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Scoping reviews in orthodontics: are they justified?



Scoping Reviews (ScRs) have emerged in the orthodontic literature as a new methodological perspective to collate and summarize scientific evidence. The aim of the present study was to identify and record the proportion of Scoping Reviews in orthodontics that have been clearly and adequately justified, based on the methodological framework of such types of reviews. Associations with a number of publication characteristics were also sought. Three major databases, namely PubMed, Scopus and Web of Science Core Collection, as well as 11 specialty orthodontic journals were electronically sought from inception until August 1, 2022, for ScRs. The primary outcome pertained to whether the published reports of the ScRs included an appropriate justification and explanation for the selection of this kind of knowledge synthesis methodology. Potential association with year, journal, continent of authorship, number of authors, methodologist involvement, appropriate reporting guidelines and registration practices followed were explored.


A total of 40 ScRs were eligible for inclusion, with the majority not being adequately justified (22/40; 55.0%). The majority of studies were published from 2020 onward (32/40; 80.0%). The regression model did not reveal any significant association between justification of ScRs and a number of publication characteristics (p > 0.05 at all levels).


Less than half of the included ScRs were adequately justified in terms of selection of the appropriate synthesis methodology. Awareness should be raised in the scientific community regarding the correctness of the use of this newly emerging type of study in orthodontics, to safeguard against any trace of research waste.


The quality of reporting and strength of evidence perspective when examining studies and clinical trials have been instrumental in Orthodontic research [1, 2]. Reasoning for this is rather straightforward, being represented by the necessity to provide clinical decision-making toward the patients in a way that is the most beneficial and less harmful. A high degree of certainty is therefore anticipated. It is evidently well accepted that Systematic Reviews (SRs) and meta-analyses acquire the topmost position in the evidence pyramid. Conditional on their conduct, reporting and inherent bias they may provide scientists, clinicians and patients with well-documented and evidence-based knowledge in a variety of fields across biomedicine.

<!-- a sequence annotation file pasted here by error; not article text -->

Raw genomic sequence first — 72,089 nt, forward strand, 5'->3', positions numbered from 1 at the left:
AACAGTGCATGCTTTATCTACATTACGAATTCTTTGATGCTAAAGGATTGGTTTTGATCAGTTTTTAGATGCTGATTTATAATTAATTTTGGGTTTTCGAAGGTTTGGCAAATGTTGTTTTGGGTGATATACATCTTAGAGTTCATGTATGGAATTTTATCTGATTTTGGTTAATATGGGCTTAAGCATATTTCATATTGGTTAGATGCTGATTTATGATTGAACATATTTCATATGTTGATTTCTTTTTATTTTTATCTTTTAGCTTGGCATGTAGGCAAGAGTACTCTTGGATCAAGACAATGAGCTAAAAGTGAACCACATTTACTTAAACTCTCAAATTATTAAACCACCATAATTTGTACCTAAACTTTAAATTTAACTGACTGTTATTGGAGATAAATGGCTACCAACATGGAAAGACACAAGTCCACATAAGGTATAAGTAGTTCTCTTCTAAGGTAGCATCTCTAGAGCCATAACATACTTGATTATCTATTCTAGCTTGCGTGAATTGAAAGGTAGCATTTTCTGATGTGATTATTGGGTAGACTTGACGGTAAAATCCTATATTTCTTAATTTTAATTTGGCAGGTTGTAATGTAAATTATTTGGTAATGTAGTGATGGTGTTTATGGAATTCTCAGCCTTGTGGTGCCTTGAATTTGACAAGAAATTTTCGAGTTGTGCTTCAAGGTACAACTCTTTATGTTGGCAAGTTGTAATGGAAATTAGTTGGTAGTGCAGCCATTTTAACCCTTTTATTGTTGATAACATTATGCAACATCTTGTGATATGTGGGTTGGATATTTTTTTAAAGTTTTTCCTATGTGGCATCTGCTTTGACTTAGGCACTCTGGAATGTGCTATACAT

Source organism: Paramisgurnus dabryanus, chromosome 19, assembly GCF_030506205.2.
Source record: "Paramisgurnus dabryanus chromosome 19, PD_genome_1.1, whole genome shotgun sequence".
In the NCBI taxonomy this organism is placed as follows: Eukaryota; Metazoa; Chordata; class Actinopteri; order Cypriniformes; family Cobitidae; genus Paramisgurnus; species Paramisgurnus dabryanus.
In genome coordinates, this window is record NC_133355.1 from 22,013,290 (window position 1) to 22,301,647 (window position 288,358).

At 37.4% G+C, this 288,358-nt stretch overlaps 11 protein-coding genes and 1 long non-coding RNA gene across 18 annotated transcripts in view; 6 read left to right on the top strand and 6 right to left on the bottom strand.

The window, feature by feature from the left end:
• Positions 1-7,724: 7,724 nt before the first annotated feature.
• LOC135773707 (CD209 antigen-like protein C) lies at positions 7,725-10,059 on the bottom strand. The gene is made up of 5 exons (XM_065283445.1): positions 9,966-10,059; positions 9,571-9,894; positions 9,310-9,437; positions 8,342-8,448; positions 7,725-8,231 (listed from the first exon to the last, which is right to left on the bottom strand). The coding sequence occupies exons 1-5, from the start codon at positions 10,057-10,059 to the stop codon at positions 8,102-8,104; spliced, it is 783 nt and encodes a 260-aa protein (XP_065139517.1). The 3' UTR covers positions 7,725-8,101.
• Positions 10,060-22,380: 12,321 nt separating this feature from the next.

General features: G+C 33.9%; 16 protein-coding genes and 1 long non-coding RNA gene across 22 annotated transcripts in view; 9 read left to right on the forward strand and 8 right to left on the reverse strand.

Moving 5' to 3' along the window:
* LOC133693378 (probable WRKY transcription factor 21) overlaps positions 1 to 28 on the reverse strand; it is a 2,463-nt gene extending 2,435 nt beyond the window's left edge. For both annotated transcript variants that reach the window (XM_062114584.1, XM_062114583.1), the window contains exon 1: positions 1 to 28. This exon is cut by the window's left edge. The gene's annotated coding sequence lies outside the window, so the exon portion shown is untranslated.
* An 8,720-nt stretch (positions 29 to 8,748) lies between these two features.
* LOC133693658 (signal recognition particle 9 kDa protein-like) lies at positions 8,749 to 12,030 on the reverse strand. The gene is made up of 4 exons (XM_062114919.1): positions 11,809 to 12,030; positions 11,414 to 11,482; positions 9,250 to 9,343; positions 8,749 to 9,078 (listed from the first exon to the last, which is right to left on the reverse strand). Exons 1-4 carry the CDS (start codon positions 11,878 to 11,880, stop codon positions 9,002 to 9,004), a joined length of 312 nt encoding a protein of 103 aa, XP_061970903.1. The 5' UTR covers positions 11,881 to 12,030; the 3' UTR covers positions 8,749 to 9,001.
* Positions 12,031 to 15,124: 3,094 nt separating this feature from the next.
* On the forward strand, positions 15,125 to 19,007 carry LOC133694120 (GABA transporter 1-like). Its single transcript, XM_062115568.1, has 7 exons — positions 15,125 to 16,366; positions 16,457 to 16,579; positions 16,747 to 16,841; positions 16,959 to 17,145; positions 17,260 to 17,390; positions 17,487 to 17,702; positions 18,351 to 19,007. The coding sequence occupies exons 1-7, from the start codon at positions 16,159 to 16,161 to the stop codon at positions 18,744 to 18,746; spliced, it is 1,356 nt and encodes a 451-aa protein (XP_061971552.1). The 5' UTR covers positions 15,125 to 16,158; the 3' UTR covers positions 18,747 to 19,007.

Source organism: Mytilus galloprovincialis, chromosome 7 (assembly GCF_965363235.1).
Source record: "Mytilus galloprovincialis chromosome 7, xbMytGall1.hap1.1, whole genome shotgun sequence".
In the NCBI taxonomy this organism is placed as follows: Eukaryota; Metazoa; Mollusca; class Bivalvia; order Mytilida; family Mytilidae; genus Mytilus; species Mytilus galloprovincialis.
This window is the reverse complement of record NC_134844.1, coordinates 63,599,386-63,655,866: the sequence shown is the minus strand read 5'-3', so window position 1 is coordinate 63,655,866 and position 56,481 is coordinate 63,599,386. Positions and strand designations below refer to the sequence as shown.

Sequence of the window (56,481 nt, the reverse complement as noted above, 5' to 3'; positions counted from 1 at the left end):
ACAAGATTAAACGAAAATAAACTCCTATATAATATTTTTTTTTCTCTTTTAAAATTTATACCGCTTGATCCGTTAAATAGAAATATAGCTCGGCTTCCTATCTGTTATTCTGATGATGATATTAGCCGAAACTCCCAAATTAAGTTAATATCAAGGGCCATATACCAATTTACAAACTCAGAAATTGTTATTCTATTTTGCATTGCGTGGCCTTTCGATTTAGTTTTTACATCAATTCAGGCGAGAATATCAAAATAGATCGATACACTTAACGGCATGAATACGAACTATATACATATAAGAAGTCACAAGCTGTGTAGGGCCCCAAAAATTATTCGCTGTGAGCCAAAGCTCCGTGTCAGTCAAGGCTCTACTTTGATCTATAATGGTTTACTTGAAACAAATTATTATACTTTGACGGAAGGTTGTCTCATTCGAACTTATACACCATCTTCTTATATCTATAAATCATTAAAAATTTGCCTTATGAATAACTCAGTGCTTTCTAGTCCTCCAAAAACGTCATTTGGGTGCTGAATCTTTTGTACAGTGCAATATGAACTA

In hard terms, SRs are reviews that use “explicit, systematic methods to collate and synthesize findings of studies that address a clearly formulated question” [3]. They follow a structured methodology from research questions to reporting of an array of vital elements, which are currently framed under the PRISMA 2020 Statement (Preferred Reporting Items for Systematic reviews and Meta-Analyses) guidelines [4]. Because their position in the evidence base and the role and perspective SRs seem to play in commissioning the most relevant and focused answer to the questions of stakeholders, researchers, scientists, clinicians and patients, a clear understanding of how such types of studies are used compared to other types of reviews is reasonably required [5].